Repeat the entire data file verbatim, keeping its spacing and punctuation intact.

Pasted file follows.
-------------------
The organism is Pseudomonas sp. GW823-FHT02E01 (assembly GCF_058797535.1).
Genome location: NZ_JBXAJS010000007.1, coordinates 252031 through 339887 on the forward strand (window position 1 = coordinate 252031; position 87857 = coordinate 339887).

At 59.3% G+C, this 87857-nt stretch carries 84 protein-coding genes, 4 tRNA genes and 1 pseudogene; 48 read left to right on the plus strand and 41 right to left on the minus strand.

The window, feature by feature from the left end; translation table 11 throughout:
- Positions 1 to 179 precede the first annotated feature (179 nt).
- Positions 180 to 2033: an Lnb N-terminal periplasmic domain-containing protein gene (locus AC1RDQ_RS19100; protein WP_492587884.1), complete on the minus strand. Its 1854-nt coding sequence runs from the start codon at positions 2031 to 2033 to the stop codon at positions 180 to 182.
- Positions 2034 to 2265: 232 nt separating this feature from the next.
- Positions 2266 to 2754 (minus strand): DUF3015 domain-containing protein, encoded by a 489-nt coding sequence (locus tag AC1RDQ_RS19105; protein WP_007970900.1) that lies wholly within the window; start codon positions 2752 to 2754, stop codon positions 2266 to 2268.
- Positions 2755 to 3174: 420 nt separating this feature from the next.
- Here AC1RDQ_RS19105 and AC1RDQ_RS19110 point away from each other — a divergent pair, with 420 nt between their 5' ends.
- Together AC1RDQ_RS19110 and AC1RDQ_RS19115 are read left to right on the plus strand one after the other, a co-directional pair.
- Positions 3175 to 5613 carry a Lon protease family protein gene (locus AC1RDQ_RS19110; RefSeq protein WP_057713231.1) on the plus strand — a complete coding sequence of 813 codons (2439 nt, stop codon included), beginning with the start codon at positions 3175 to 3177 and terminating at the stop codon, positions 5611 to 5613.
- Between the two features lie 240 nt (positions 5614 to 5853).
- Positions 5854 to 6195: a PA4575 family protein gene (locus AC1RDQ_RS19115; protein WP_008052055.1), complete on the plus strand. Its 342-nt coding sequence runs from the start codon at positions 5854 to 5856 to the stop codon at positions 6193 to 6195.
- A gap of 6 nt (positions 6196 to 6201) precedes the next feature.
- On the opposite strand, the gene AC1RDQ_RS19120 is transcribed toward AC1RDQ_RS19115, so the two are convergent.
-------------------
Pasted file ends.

The organism is Pseudomonas sp. GW823-FHT02E01 (assembly GCF_058797535.1).
Genome location: NZ_JBXAJS010000007.1, coordinates 252031 through 339887 on the forward strand (window position 1 = coordinate 252031; position 87857 = coordinate 339887).

At 59.3% G+C, this 87857-nt stretch carries 84 protein-coding genes, 4 tRNA genes and 1 pseudogene; 48 read left to right on the plus strand and 41 right to left on the minus strand.

The window, feature by feature from the left end; translation table 11 throughout:
- Positions 1 to 179 precede the first annotated feature (179 nt).
- Positions 180 to 2033: an Lnb N-terminal periplasmic domain-containing protein gene (locus AC1RDQ_RS19100; protein WP_492587884.1), complete on the minus strand. Its 1854-nt coding sequence runs from the start codon at positions 2031 to 2033 to the stop codon at positions 180 to 182.
- Positions 2034 to 2265: 232 nt separating this feature from the next.
- Positions 2266 to 2754 (minus strand): DUF3015 domain-containing protein, encoded by a 489-nt coding sequence (locus tag AC1RDQ_RS19105; protein WP_007970900.1) that lies wholly within the window; start codon positions 2752 to 2754, stop codon positions 2266 to 2268.
- Positions 2755 to 3174: 420 nt separating this feature from the next.
- Here AC1RDQ_RS19105 and AC1RDQ_RS19110 point away from each other — a divergent pair, with 420 nt between their 5' ends.
- Together AC1RDQ_RS19110 and AC1RDQ_RS19115 are read left to right on the plus strand one after the other, a co-directional pair.
- Positions 3175 to 5613 carry a Lon protease family protein gene (locus AC1RDQ_RS19110; RefSeq protein WP_057713231.1) on the plus strand — a complete coding sequence of 813 codons (2439 nt, stop codon included), beginning with the start codon at positions 3175 to 3177 and terminating at the stop codon, positions 5611 to 5613.
- Between the two features lie 240 nt (positions 5614 to 5853).
- Positions 5854 to 6195: a PA4575 family protein gene (locus AC1RDQ_RS19115; protein WP_008052055.1), complete on the plus strand. Its 342-nt coding sequence runs from the start codon at positions 5854 to 5856 to the stop codon at positions 6193 to 6195.
- A gap of 6 nt (positions 6196 to 6201) precedes the next feature.
- On the opposite strand, the gene AC1RDQ_RS19120 is transcribed toward AC1RDQ_RS19115, so the two are convergent.